Seven years ago, Pat Elmes was living in constant pain. Osteoarthritis (OA) had taken hold of the joints in both hips. According to the Arthritis Society, osteoarthritis is a progressing disease of the joint that breaks down cartilage and can affect the joint capsule, ligaments and underlying bone. It can cause pain and swelling in the affected joint. It used to be referred to as the "wear and tear disease" however this led people to believe they should not be physically active. It is beneficial to keep active as the cartilage needs moderate load through physical activity in order to regenerate itself. There is no cure for OA; managing the symptoms and improving function is achievable through neuromuscular strengthening and proper loading activities.
Pat's pain was so severe, she could only walk very short distances by using a cane; simple, everyday chores like getting groceries was a task that her husband had to take over as Pat was no longer able to walk around the store. In her own words, Pat said she felt like an "invalid" and her husband had to take care of her. It was not the life she expected. Pat eventually had both hips replaced through invasive surgeries.
"The GLA:D program has changed my whole way of life."
Within a few years, Pat's knee was struck by OA as well; she is now facing yet another surgery. As part of the preparation, her family doctor referred her to the Leduc Beaumont Devon Primary Care Network (PCN) to see a registered dietitian. During their initial appointment in December, the dietitian recommended Pat enter an 8-week program that was new to the PCN called GLA:D Canada, which is based on the successful GLA:D (Good Life with osteoArthritis in Denmark) program and focuses on education and exercise for knee and hip OA. GLA:D is an 8-week education and exercise program for those with osteoarthritis of the knees and/or hips. Taught by the PCN Exercise Specialist and held at the Leduc Recreation Centre, the program is open to anyone who has an LBD PCN family physician and is accessed through a referral. There is a nominal fee to attend. During the 8-week program, participants will learn about osteoarthritis, the risk factors and symptoms, treatments available and how to manage symptoms. They will learn strategies on how to cope with the difficulties of living with osteoarthritis. Participants will then be led through twice-weekly exercise sessions where they will learn how to control movements through proper alignment and build muscle strength around the joints through neuromuscular exercise. There are specific stations they will work through to increase function, strength, mobility and core strength. Most patients will see an improvement in at least mobility and/or strength and an improved quality of life after completing the 8-week program.
"I want all the doctors and surgeons to know about this program."
The program was starting in January and Pat was accepted as a participant in the first group. Through the program, which is facilitated by the LBD PCN exercise specialist, Corinne, Pat and the other participants were provided with group education on OA along with going through the specific exercise stations. The program works on building the muscle up to support the joint and working on building core strength for improved posture and alignment, all essential to improved function and mobility. After living with the pain of OA for year, Pat thought that sounded too good to be true but this past week, she came to the LRC to talk to the second group of GLA:D participants about the "tremendous difference" the program has made in her life. "The education part is huge, to understand why this works really resonated with me. I couldn't believe exercise could do this."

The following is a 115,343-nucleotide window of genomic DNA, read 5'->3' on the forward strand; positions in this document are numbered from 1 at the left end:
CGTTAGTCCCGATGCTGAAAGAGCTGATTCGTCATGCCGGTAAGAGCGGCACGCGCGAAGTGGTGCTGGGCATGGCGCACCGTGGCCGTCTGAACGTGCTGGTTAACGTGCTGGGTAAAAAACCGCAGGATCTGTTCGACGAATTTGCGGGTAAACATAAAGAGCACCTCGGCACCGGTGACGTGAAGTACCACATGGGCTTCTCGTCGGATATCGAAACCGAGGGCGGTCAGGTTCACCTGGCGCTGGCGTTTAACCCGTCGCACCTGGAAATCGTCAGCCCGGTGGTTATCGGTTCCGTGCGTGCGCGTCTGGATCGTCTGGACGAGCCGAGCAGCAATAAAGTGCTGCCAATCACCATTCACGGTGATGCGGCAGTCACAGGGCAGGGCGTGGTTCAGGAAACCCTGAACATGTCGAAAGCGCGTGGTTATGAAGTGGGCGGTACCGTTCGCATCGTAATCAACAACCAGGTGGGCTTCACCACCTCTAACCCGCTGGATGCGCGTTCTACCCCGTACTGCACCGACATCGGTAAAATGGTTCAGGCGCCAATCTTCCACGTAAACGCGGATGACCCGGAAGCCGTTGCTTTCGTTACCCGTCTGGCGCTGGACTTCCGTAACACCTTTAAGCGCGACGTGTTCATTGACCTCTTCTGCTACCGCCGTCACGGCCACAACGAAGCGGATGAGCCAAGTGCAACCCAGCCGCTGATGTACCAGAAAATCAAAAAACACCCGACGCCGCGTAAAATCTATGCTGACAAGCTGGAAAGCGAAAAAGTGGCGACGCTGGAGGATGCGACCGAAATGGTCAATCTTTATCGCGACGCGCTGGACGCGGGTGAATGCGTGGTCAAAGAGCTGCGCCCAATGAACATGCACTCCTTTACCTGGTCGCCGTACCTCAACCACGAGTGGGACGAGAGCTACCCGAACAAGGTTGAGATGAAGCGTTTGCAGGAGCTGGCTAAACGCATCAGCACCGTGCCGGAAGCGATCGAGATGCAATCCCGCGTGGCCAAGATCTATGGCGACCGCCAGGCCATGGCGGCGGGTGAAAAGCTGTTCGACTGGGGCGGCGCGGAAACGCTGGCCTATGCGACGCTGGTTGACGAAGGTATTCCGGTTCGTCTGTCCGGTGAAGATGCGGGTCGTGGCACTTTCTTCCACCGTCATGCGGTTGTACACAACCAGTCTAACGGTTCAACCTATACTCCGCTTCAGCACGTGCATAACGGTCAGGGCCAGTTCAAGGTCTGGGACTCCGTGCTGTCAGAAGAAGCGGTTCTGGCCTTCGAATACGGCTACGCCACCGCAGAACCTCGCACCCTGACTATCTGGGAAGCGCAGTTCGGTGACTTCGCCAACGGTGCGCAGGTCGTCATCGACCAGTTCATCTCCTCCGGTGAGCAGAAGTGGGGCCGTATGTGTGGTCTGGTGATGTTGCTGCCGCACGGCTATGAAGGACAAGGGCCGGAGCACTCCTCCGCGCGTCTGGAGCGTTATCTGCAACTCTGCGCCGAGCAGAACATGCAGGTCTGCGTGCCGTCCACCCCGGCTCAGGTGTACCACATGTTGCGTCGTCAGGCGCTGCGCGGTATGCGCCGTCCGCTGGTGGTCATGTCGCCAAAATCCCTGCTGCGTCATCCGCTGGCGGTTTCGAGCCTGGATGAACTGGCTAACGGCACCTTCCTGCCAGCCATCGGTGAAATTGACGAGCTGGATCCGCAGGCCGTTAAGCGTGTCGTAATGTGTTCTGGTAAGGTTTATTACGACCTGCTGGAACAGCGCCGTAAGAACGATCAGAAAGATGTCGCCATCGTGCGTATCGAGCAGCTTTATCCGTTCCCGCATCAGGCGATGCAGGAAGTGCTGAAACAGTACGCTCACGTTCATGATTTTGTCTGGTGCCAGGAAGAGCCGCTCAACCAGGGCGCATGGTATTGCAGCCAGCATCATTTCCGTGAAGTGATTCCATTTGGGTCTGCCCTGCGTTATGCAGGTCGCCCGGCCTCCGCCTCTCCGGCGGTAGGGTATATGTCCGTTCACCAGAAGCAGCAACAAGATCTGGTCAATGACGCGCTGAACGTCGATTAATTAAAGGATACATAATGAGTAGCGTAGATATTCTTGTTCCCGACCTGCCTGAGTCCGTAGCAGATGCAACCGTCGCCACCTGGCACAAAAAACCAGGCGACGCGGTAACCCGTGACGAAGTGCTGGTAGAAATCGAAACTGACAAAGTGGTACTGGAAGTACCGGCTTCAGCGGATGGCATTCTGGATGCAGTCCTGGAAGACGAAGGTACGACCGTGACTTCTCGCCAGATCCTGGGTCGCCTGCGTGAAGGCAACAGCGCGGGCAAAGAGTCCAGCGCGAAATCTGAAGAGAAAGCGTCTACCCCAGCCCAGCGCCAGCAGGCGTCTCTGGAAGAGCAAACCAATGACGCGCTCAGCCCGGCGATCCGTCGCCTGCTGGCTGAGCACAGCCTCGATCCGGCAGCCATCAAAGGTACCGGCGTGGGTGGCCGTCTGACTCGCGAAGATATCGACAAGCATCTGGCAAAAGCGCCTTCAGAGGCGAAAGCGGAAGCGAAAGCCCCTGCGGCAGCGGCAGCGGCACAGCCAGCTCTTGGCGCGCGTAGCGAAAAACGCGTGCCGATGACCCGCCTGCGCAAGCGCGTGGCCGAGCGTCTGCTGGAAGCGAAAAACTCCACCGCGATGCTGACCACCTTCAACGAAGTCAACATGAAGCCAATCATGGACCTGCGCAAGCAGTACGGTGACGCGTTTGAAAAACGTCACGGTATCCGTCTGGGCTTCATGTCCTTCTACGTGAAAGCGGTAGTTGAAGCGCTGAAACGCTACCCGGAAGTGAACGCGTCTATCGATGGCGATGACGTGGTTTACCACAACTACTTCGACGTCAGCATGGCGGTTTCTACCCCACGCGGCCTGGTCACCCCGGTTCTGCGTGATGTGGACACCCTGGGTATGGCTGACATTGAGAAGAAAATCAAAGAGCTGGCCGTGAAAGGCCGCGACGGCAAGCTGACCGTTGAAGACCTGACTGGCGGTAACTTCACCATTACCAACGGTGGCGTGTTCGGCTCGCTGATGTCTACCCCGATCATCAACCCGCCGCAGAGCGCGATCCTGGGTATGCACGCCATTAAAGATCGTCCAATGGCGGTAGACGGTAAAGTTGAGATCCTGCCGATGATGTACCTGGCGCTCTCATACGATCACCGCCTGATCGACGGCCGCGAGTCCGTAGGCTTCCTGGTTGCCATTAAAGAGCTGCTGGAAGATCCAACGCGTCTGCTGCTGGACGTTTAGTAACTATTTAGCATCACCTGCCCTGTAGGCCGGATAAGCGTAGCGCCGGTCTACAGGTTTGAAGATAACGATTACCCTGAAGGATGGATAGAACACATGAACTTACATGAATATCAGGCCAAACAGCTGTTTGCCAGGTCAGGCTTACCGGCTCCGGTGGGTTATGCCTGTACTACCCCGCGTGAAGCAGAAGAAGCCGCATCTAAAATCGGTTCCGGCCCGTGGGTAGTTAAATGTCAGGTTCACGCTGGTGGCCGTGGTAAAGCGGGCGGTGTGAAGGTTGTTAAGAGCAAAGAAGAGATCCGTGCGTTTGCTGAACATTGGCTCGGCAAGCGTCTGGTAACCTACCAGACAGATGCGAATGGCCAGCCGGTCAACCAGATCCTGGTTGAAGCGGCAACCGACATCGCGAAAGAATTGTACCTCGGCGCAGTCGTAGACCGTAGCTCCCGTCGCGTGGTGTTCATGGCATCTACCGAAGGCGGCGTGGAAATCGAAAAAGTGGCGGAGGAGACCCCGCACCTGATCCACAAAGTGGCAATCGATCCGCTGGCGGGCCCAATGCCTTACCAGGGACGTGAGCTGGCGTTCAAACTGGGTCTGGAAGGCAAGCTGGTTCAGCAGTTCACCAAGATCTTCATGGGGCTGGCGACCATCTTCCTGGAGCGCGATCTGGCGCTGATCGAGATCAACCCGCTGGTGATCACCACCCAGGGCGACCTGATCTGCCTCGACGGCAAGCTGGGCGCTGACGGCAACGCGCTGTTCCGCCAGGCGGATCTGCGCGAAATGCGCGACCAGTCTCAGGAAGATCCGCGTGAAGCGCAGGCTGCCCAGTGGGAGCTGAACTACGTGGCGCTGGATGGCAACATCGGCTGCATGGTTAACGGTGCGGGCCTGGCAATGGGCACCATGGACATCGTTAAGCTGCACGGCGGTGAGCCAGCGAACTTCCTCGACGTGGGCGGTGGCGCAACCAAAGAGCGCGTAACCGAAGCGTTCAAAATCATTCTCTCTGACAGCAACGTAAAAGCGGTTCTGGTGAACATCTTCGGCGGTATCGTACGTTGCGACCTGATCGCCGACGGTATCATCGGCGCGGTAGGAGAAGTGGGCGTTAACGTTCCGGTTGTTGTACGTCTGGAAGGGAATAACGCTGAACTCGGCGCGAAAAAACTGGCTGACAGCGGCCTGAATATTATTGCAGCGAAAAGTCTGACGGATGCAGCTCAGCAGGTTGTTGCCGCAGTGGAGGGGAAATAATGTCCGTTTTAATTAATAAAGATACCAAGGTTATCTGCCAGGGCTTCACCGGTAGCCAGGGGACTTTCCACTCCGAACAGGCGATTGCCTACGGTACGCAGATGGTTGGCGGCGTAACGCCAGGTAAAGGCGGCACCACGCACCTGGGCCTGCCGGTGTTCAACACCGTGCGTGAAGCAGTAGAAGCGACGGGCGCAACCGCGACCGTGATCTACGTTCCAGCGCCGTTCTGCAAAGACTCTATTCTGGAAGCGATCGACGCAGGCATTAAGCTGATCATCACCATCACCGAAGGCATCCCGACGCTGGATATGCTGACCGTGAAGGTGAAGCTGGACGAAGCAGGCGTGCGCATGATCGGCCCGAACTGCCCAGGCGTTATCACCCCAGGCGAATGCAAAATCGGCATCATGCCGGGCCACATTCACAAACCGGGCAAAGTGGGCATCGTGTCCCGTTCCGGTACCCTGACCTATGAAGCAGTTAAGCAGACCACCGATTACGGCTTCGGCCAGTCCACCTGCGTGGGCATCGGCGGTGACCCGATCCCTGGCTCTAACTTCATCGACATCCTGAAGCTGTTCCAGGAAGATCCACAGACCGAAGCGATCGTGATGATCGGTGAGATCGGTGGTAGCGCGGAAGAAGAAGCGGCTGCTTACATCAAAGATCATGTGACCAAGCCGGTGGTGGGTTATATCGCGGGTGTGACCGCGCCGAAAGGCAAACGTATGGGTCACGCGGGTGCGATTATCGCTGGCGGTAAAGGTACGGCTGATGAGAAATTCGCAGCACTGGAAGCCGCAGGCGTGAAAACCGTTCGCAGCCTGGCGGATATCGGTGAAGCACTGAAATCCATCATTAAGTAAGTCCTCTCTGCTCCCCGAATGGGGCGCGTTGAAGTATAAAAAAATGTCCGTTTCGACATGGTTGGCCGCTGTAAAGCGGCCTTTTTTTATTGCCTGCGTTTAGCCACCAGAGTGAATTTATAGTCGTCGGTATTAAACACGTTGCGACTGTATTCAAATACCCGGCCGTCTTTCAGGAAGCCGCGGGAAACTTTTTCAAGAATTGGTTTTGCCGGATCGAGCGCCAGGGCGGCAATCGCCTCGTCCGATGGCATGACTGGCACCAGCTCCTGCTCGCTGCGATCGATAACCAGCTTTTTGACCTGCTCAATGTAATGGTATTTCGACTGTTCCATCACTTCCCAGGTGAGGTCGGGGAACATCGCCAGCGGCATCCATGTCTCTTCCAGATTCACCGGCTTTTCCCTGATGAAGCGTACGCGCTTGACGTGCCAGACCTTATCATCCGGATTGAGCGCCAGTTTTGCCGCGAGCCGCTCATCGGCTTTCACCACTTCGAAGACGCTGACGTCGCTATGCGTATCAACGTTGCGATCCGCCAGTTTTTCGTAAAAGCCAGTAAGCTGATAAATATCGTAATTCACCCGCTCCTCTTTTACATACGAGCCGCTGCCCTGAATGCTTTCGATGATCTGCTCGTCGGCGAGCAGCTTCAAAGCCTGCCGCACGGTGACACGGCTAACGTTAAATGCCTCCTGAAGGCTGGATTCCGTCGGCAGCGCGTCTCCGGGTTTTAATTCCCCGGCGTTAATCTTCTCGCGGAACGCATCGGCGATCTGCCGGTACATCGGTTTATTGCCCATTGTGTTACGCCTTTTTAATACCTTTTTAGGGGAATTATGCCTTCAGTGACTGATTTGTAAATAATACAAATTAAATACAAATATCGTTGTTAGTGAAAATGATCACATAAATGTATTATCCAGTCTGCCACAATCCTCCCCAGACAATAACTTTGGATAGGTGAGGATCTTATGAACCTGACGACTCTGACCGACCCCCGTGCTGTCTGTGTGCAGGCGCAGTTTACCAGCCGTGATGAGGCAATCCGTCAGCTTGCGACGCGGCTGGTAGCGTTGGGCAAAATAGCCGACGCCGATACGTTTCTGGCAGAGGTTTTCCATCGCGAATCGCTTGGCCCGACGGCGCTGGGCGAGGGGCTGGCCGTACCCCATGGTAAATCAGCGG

"The GLA:D program has changed my whole way of life," Pat told the group during one of their education sessions. Pat enthusiastically demonstrated how fast she can walk now, without a cane and without pain. Prior to the GLA:D program, Pat said her daily pain level was around a 5 or 6, depending on the day. Now she says she's between 0-3, depending on how much exercise she's done. "I cannot believe attending the GLA:D program is not a requirement before having surgery," she says, astonished.
When Pat had her hip surgeries, she was recommended to see a physiotherapist at the hip and knee clinic in Edmonton but the long drive into the city (Pat lives in Leduc County) made it hard to go. "There, they always told me to 'walk through the pain', but that's not possible! The physiotherapist there is not nearly as knowledgeable as Corinne," Pat says, referring to the specialized education the PCN exercise specialist has obtained through GLA:D training. "Having this program offered locally is fabulous."
Through partnership with the LRC, the PCN exercise specialist offers the educations sessions in one of the LRC meeting rooms and then takes the participants through the exercise stations. A bonus to being at the LRC is being able to use the equipment in the fitness centre as well as use of the indoor walking track. The LRC recently decided to offer free access to the facility to those 60 years of age and over on weekday afternoons, which makes continuing attending the gym for Pat and other GLA:D participants a non-issue.
Pat was excited to tell the group, "I tell no less than 100 people a day about this program. I want all the doctors and surgeons to know about this program."
If you would like to be referred to the GLA:D Canada program, please talk to your PCN family doctor.
Candra TinisCommunications AdvisorLeduc Beaumont Devon Primary Care Network